"We are trying to produce good little players. That is what the club has done."

And he thanked the fans for their support.

"Southampton were on top at times. It wasn't a sparkling performance but all credit to the crowd. They stuck with the players and encouraged them.

"In the second half of extra time the crowd raised the players when their legs were tired. Thank you."

Scorer Ed Upson made his Youth Cup debut in the final after a day at King Edward VI School in Bury St Edmunds. Klug added: "He has done really well over the past couple of weeks when we have introduced him to Under-18 football.

"His confidence was high and we wanted somebody who would gain from the experience.

"He stroked the ball around like the quality player he is."

And Town chairman David Sheepshanks said: "It was a great final between two friendly clubs. I hope Southampton stay up and we meet them in the Premier League.

"It was absolutely fantastic. To say I am proud is the under-statement of the year.

"It must go down to Bryan's management technique as much as the players. The boys never stopped for him.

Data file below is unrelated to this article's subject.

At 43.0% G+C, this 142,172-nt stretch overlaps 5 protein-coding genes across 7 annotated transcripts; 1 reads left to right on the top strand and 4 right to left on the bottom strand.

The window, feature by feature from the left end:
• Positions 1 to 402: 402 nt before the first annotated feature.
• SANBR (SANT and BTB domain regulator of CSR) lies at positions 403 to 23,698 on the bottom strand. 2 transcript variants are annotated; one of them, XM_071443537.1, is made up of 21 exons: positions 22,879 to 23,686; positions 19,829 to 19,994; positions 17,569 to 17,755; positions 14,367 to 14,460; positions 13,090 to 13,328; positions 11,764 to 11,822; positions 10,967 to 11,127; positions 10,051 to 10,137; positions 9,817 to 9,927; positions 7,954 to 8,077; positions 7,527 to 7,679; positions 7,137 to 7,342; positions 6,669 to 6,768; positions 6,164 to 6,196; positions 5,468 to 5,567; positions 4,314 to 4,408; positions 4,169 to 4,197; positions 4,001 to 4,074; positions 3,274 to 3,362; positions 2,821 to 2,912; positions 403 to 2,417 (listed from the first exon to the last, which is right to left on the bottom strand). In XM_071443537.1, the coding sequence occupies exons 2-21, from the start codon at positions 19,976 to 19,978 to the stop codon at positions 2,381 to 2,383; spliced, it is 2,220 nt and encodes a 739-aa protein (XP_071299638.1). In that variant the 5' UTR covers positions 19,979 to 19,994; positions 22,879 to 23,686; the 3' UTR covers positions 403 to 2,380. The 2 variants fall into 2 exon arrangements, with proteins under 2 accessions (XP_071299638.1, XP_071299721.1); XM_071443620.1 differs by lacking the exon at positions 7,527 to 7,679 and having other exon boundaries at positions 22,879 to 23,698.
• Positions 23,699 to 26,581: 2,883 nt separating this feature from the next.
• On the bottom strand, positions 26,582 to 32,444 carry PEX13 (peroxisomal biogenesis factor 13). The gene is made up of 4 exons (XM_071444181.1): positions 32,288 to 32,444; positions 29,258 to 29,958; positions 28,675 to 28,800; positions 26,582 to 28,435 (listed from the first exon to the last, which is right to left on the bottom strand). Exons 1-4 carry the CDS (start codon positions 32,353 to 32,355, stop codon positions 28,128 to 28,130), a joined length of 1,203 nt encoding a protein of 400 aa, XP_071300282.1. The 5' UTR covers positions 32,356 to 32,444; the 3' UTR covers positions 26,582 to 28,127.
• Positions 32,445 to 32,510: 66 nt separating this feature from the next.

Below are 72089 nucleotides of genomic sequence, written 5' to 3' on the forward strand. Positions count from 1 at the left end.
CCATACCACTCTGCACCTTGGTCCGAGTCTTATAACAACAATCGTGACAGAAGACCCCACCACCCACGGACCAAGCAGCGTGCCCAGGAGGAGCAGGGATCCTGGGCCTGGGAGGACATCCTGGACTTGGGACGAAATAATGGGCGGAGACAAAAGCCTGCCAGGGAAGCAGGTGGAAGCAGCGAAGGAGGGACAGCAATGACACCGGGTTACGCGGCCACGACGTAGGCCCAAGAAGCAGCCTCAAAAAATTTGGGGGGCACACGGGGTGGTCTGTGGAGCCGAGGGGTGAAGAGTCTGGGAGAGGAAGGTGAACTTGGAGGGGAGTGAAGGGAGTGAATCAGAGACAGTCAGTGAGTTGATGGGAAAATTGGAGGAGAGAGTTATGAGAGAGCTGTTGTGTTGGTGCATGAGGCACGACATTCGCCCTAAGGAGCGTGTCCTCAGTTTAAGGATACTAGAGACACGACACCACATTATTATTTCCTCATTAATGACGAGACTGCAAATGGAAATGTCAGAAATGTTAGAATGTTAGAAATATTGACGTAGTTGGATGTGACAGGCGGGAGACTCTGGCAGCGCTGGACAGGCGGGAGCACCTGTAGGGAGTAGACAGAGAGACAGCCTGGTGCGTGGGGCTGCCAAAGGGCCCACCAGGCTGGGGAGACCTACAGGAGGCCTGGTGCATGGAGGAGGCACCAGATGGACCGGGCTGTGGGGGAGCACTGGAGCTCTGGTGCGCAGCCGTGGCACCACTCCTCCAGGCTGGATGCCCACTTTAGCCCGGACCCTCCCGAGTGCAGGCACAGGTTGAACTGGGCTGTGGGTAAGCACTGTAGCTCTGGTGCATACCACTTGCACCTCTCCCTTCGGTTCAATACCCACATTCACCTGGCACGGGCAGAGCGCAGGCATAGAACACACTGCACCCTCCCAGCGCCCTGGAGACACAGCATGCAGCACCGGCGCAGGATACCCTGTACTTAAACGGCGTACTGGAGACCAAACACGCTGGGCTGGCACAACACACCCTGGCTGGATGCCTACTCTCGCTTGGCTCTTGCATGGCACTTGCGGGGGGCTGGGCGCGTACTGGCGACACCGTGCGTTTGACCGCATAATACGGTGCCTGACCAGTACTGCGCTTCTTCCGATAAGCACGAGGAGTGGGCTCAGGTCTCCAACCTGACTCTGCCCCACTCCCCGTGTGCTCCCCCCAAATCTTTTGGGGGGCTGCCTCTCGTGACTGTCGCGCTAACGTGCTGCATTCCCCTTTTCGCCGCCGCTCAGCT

"And he changed the team formation at least three times that I noticed.

"Southampton have some superior individual talent and at times it was their attack against our defence.

"Everybody had to defend at times right through the team.

"Our big agenda is to bring through talent for the first team, that's the long-term aim, this is the investment in the future of the club. Our aim is to create a squad with players like this in it.

"When you look at the list of the recent winners, Middlesbrough, Aston Villa, Arsenal and the rest it is a great achievement.

"When you get such a strong unit it can produce a lot of good young players.

"We know, from winning in 1973 and 1975, what a tremendous boost that brought to the club at first-team level in the years to follow."

Around the ground there were little knots of families and friends – the Casements and the Krauses, the Craig clan and the Collins family.

James Krause was last out of the dressing room having been selected for a drugs test and finding himself dehydrated after 120 minutes of exercise and emotion.

All the players were absolutely exhausted by the occasion after they had come down from the high of winning.

It was as nerve-tingling for the families too.

Henry Moore, dad of Sammy Moore, said: "Wasn't it fantastic? I know I will go to sleep tonight and wake up wondering if it has all been a dream."

And the Irish dads went off into Town in search of a few pints of the black stuff to celebrate.

One thing hasn't changed. The down-to-earth nature of the club.

There was no swapping of shirts at the end, but not for any lack of warmth between the clubs.

The Ipswich players' kit had to go straight into the wash. They still have a couple of league games to play and need them. But in 2005 they just might be able to keep a shirt as a souvenir afterwards.

That didn't happen in 1975!